Fine crime: Luther and Creole Belle
Influenced by both the superb television mini-series and a review by Karen Brooks, I picked up the novel Luther the Calling by Neil Cross. It’s the prelude to the TV show, ending where the show begins. And it’s brilliant.
Cross wrote the screenplay for the show, then, influenced by the performance of Idris Elba in the titular role, wrote this novel with that performance in mind. He nails Elba and his co-stars to a tee.
But that replication of the screen isn’t the winning element of the novel. No, it’s the writing, and the characterisation, the insight; it’s the use of small details to paint a big picture, of crafted prose. Much of the book is told one point of view to a scene. I like that: it’s clean, I can ride along with the character. And then, there’s this one violent moment. We are led up to it knowing what’s about to happen, following each character, four or more, walking and driving and living, and then they intersect and — bam! One par each, bang-bang-bang. It’s the stuff of adrenalin and chaos and works perfectly, guided no doubt by that screenwriter’s eye for cut scenes.
I knew how this book would end, that final scene, and it didn’t matter one jot. The characters carry me through their sublimely drawn landscape toward the inevitable moment with the clock ticking ever faster. Superb.
And then there’s Creole Belle, number 19 in a series about detect Dave Robicheaux in Louisiana, from the pen of James Lee Burke. He writes in the first person from Dave’s point of view, tired and insightful and often bemused and confused, an author and a character who show their age on the page. He also writes about other characters in the third person, but from Dave’s omniscient view. It’s problematic, but I went with it, because the voice is as compelling as the flow of the Mississippi, and I love that part of the world and Burke brings it alive. He uses landscape, lushly drawn, and history to backdrop his story and to mirror his character’s state of being. With the weariness of the veteran solider and cop, he offers commentary on the state of the world and how it got where it is, bad or good, and where he thinks it might be heading. He’s a cool guy to hang around with as he tries to solve an apparent kidnapping that leads to far much worse, a state of corruption that harks back to Nazi Germany and reaches into the Gulf oil spill. With Dave and the force-of-nature Clete on the trail, there’s hints of superstition and religion, southern style, and plenty of friction; there’s a real-world sweat to this yarn that makes it hard to put down.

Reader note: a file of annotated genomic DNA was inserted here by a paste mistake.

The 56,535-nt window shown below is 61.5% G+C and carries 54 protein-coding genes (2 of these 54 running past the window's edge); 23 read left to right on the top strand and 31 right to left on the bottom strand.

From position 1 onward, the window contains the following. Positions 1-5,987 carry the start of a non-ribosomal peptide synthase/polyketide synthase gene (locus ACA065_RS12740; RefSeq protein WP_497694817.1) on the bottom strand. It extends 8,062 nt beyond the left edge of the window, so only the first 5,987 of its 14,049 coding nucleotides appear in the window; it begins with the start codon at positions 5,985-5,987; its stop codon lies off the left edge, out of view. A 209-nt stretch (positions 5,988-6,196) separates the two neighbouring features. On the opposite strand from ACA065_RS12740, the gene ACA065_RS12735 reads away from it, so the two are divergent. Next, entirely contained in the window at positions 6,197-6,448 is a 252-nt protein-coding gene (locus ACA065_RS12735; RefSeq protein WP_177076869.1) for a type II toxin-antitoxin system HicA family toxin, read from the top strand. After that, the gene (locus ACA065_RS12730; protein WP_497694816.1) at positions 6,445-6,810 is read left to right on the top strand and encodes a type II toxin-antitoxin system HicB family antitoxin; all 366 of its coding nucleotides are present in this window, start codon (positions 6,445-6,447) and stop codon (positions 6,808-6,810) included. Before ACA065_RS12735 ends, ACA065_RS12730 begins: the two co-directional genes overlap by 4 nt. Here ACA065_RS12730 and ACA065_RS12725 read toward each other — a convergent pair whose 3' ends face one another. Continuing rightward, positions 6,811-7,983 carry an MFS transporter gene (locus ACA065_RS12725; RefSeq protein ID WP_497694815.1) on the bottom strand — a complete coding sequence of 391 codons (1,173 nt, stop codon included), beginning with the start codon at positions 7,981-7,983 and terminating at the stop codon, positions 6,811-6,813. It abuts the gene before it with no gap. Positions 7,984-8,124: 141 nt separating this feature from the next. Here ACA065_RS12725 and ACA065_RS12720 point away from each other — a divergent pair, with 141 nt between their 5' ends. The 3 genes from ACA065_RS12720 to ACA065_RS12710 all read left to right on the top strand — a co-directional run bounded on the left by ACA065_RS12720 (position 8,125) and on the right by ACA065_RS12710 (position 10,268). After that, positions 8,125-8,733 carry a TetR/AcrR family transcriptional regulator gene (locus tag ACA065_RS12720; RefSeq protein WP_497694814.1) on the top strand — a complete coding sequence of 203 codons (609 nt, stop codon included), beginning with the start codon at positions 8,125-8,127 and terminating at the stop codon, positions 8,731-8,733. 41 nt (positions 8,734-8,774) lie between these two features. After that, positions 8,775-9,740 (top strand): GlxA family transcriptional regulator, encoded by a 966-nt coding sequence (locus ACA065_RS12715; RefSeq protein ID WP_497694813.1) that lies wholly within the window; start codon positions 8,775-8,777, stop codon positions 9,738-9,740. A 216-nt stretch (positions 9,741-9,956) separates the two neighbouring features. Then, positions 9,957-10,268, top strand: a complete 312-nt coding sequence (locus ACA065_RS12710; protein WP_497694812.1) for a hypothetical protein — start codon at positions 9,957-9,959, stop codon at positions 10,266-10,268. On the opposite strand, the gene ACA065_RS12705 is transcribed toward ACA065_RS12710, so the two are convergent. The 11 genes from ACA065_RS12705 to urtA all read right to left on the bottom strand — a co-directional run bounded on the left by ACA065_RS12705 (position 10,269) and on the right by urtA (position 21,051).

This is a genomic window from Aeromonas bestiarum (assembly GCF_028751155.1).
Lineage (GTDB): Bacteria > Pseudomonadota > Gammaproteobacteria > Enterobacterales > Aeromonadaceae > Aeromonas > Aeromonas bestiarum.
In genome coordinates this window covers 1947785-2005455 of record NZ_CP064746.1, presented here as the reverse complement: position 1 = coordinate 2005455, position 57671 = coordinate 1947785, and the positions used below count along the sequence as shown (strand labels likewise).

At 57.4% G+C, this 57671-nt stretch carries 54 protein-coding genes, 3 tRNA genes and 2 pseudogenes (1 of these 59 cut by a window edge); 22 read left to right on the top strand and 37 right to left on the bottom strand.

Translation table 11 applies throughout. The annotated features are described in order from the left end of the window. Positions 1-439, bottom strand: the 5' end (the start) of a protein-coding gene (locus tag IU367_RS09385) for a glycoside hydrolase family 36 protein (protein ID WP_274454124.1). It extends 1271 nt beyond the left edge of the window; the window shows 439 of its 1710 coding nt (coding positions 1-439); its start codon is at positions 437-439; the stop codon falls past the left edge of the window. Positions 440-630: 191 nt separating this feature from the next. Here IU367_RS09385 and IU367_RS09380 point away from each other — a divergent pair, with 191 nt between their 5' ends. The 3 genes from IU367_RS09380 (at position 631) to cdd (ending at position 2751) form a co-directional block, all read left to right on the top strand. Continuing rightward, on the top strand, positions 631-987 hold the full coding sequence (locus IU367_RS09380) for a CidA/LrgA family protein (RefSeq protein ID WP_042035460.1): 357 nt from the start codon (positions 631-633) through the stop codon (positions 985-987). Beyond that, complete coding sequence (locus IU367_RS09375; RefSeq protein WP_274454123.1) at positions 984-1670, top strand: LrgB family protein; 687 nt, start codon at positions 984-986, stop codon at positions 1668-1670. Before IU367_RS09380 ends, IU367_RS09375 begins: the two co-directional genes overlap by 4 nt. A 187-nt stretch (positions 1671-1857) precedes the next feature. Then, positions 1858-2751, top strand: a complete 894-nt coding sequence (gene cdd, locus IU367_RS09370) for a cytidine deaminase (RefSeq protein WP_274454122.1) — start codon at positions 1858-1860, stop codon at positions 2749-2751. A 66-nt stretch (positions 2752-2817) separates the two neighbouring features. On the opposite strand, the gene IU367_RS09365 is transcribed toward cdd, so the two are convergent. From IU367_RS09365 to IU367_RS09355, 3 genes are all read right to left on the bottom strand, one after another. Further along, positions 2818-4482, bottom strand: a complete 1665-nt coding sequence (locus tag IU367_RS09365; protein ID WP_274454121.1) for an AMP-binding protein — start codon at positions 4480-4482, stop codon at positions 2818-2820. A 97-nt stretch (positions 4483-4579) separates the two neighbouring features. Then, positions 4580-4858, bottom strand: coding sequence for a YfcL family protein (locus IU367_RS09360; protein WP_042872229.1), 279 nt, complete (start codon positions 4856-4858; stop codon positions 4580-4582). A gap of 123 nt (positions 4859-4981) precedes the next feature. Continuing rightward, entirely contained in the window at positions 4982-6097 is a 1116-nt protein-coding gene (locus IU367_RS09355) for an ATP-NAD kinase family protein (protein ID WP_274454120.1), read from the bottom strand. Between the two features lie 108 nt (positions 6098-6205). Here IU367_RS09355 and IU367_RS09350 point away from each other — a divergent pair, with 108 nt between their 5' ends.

It’s narration, so you know that Dave’s gonna make it, but the collateral damage brings in the suspense. And the fact that this is Dave’s 19th adventure doesn’t matter at all; I picked up the novel and didn’t feel I’d missed a thing not having read the preceding titles, even though this begins directly in the aftermath of the previous, essentially part two of that arc.
Rich back story and the relationship between Dave and Clete is the key, anchored in time and place that makes me wish once more for a beignet and cafe au lait and a deeper understanding of this fascinating part of the world.